Major Regions of Europe

The major geographic regions of Europe are based on a combination of culture and language; political boundaries and alliances; and climatic and terrain. They include the following, though keep in mind that there is some overlap in these definitions.

Western Europe consists of:

■ F rance; the Benelux countries of Belgium, the Netherlands and Luxembourg; and the German-speaking countries of Germany; Switzerland; and Austria.

■ T he British Isles consists of the United Kingdom (England, Scotland, Wales and Northern Ireland) and the Ireland, and is typically considered part of Western Europe, though they are sometimes treated as a separate region.

■ S witzerland, Liechtenstein and Austria are sometimes broken out to form a sepa- rate Alpine Europe region.

■ N ordic Europe consists of Denmark, Greenland, Norway, Sweden, Finland and Iceland. Greenland (in North America) and the Faeroe Islands are autonomous territories of Denmark that are part of the Nordic Group. The Åland Islands situ- ated between Sweden and Finland are the other territory recognized as part of the Nordic grouping. Although a part of Finland, this Swedish-speaking territory has considerable political independence. Denmark, Norway and Sweden are col- lectively referred to as Scandinavia.

■ M editerranean or Southern Europe consists of the Iberian Peninsula, which is Andorra, Spain and Portugal; Italy; the Vatican City; Vatican City San Marino; Greece; and the island states of Malta and Cyprus. France and Turkey are sometimes considered part of Southern Europe, as well. Southern Europe and Scandinavia are considered separate from Western Europe in some definitions.

Eastern Europe is generally divided into two political and geographical group- ings. EU Accession States, those countries of the region that have either joined the EU since 2000 or which have applied to join, and EU Non-Accession States – countries of the region that have not applied to join or which are only at the very ear- liest stages of discussion with the EU.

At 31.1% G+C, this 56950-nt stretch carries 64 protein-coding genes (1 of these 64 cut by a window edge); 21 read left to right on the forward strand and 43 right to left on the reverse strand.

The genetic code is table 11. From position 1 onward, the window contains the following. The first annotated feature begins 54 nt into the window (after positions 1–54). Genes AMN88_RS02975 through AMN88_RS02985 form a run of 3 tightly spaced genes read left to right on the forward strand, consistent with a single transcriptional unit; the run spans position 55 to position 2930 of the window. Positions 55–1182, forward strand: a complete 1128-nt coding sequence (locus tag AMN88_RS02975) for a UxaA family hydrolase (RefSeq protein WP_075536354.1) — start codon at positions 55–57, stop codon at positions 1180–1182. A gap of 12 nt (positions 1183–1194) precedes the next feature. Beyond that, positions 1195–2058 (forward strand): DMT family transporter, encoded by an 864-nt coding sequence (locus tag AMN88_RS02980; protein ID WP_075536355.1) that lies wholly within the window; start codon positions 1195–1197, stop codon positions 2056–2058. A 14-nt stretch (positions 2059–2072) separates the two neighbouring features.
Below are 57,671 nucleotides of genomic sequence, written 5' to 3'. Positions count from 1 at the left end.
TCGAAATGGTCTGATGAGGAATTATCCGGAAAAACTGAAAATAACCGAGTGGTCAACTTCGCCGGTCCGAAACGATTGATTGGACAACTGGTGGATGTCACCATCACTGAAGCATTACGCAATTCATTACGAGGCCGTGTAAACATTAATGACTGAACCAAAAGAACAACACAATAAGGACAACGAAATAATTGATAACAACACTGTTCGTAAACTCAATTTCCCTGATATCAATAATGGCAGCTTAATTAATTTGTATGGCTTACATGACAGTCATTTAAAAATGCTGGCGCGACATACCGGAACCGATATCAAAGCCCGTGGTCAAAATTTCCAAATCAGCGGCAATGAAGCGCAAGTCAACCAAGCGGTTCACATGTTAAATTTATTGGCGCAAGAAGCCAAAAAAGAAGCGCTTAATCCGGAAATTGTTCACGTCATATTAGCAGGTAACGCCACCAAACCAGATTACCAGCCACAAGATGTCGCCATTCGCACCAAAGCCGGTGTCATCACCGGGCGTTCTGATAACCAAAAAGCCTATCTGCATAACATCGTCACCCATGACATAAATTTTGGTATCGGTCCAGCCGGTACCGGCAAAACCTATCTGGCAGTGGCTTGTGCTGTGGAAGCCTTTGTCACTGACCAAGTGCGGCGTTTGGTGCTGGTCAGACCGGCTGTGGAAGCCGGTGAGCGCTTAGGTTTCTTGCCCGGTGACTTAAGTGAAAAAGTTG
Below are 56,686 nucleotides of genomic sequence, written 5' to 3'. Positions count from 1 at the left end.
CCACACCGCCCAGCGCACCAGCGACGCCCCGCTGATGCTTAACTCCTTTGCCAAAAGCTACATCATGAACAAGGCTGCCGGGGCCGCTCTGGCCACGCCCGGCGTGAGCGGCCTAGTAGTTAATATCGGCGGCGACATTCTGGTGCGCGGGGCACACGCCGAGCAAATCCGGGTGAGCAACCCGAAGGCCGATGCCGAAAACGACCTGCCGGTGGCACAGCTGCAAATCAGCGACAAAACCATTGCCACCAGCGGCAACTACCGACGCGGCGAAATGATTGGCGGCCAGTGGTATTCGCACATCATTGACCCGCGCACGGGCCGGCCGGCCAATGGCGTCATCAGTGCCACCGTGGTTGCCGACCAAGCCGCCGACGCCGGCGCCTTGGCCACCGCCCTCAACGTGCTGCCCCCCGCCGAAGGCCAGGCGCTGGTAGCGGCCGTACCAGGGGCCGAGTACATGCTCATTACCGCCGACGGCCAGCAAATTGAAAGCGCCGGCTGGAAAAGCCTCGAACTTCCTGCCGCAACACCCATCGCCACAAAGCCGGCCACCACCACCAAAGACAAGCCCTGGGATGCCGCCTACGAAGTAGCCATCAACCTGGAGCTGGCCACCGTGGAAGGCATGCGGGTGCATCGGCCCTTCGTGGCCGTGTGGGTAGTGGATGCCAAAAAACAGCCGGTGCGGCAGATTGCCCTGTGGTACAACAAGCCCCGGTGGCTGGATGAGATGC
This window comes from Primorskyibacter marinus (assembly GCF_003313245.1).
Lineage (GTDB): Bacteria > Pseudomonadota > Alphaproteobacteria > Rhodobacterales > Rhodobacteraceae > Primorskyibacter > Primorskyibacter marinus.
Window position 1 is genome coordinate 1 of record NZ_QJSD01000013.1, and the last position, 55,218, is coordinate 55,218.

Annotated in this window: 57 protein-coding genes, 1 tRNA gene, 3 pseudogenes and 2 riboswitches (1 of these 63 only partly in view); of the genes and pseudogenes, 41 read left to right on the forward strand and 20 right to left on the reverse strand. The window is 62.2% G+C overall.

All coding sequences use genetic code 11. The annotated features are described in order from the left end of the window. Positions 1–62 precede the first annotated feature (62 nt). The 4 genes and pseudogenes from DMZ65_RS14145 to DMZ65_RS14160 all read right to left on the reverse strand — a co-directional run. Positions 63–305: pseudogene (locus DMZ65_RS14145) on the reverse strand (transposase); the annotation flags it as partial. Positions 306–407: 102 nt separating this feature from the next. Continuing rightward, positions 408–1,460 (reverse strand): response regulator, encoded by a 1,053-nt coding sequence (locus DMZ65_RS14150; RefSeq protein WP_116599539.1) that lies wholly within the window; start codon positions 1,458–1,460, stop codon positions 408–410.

■ The EU Accession States consist of Bulgaria, the Czech Republic, Hungary, Poland, Romania, Slovakia and Slovenia, as well as the three BALTIC states of Latvia, Lithuania and Estonia. The Baltic countries regained their independence in 1991, after the formal collapse of the Soviet Union in 1990. Estonia, which has strong cultural, language and economic ties to Finland, has also attempted to portray itself as a Nordic country, although it is not formally a part of the Nordic group.

The Czech Republic and Slovakia were formerly the country of Czechoslovakia but separated peacefully in 1993. Historically, the accession countries have had closer ties to Western Europe than have other Eastern European countries.

Bulgaria, Romania and Slovenia are also a part of the B alkan Peninsula , along with Albania, Serbia, Montenegro, Croatia, the Republic of Macedonia and Bosnia-Herzegovina. These countries comprise the Southern part of Eastern Europe. Greece is also physically part of the Balkans but was never a Communist- ruled country as were the others. So for cultural and political reasons, including its earlier membership of the EU, Greece is normally discussed separate from the other Balkan countries.

■ THE EU Non-Accession States consists of Albania, Armenia, Belarus, Bosnia and Herzegovina, Croatia, Georgia, the Republic of Macedonia, Moldova, Montenegro, Russia, Serbia and Ukraine. These countries were either formerly a part of the Soviet Union or the Republic of Yugoslavia, which fell apart in the early 1990s after the fall of Communism.

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